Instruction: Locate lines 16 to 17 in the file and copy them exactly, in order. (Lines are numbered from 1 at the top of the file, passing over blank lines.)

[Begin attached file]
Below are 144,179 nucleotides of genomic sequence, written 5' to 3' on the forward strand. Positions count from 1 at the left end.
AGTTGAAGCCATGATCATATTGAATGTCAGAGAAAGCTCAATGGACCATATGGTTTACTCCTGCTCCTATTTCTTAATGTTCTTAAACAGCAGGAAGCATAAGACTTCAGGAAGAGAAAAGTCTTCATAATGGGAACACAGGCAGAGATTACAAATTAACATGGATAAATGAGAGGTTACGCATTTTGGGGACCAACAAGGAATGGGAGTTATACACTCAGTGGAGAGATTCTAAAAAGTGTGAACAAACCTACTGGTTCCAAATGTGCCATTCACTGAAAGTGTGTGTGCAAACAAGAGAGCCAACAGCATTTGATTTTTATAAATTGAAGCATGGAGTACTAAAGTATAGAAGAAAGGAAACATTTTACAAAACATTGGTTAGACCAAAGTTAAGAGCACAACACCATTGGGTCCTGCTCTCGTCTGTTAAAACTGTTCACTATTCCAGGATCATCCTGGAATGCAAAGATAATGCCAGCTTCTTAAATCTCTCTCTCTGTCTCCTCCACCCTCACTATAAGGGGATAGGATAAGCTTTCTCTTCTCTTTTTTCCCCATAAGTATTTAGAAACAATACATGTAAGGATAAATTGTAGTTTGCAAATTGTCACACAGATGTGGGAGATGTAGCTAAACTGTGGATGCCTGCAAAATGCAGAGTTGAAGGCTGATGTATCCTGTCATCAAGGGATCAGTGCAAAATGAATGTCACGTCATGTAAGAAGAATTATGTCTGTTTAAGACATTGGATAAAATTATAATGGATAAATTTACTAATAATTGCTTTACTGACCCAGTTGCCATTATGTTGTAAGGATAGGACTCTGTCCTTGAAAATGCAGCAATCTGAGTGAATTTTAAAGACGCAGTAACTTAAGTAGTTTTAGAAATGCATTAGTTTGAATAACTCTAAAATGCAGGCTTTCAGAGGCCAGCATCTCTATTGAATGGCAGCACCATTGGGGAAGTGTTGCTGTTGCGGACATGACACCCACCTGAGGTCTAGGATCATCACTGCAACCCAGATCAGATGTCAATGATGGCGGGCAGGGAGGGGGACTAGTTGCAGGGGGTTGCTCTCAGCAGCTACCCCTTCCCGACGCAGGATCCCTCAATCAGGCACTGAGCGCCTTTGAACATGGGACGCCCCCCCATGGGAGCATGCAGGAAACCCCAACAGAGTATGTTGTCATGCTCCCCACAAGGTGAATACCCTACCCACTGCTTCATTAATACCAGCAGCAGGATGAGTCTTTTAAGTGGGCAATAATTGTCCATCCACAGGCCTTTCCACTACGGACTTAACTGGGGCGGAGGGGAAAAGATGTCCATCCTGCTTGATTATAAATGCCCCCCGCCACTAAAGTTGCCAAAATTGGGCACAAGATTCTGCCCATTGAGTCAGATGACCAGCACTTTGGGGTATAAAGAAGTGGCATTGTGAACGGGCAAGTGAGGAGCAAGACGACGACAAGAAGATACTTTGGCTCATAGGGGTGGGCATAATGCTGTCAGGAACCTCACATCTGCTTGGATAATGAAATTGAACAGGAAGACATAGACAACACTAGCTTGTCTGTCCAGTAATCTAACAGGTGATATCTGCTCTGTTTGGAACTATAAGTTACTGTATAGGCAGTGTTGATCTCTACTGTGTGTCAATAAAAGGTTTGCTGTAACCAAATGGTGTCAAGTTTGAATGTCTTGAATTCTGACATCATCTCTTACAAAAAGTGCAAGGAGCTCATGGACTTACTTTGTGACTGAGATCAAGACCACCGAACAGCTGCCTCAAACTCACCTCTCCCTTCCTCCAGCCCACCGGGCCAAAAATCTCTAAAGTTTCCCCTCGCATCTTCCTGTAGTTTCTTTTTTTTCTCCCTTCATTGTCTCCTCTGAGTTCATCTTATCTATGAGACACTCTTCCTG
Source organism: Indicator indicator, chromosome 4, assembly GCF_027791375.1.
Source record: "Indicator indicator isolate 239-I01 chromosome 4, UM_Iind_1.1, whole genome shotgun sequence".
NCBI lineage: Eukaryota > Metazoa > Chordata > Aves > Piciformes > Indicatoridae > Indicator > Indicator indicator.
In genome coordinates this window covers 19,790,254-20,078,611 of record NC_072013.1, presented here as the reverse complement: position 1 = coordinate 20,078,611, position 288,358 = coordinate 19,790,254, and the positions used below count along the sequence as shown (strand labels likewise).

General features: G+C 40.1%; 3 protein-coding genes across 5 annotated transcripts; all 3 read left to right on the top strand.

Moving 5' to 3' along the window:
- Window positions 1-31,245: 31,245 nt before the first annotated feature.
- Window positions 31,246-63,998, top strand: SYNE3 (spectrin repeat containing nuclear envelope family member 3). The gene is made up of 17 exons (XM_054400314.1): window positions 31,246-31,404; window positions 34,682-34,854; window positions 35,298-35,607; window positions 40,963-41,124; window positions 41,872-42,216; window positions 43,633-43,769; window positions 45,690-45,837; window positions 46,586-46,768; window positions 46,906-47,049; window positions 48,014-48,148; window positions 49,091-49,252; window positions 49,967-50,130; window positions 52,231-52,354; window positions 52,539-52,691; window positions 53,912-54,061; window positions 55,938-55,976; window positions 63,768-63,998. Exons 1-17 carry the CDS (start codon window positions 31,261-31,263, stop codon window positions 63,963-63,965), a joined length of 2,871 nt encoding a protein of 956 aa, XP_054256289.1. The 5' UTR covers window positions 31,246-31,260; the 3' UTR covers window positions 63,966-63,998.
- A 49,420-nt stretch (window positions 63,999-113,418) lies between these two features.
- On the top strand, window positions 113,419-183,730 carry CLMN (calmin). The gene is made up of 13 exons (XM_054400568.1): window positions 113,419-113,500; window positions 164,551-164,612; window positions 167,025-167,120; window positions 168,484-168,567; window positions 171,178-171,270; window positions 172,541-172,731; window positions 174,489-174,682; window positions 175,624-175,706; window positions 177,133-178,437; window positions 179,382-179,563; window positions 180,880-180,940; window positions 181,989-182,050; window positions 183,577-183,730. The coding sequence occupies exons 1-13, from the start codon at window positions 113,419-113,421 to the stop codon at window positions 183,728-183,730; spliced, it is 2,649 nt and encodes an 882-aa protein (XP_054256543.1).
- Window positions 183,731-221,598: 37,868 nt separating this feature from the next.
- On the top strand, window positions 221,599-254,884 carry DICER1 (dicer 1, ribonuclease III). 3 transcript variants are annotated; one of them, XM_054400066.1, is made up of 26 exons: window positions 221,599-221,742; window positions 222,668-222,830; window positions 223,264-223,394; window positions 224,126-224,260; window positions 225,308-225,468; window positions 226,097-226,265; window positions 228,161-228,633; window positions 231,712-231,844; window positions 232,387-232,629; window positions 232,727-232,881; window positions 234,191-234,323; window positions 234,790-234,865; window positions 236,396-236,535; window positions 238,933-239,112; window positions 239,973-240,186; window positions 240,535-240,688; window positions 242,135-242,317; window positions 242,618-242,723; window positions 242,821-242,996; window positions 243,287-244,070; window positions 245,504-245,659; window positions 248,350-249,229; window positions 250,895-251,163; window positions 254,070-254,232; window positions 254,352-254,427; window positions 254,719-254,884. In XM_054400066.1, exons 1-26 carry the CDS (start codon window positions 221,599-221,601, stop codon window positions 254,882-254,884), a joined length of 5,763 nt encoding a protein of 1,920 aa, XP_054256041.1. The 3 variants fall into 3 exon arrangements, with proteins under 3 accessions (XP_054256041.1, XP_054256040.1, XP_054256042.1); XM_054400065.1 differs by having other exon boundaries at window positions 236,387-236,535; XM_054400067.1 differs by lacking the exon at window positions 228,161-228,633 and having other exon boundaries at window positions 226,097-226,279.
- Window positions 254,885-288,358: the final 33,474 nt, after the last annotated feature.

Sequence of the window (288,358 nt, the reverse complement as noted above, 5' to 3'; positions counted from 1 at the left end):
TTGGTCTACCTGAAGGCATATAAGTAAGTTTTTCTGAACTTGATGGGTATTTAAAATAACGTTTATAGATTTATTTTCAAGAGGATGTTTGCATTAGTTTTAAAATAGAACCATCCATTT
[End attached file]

Sequence of the window (288,358 nt, the reverse complement as noted above, 5' to 3'; positions counted from 1 at the left end):
TTGGTCTACCTGAAGGCATATAAGTAAGTTTTTCTGAACTTGATGGGTATTTAAAATAACGTTTATAGATTTATTTTCAAGAGGATGTTTGCATTAGTTTTAAAATAGAACCATCCATTT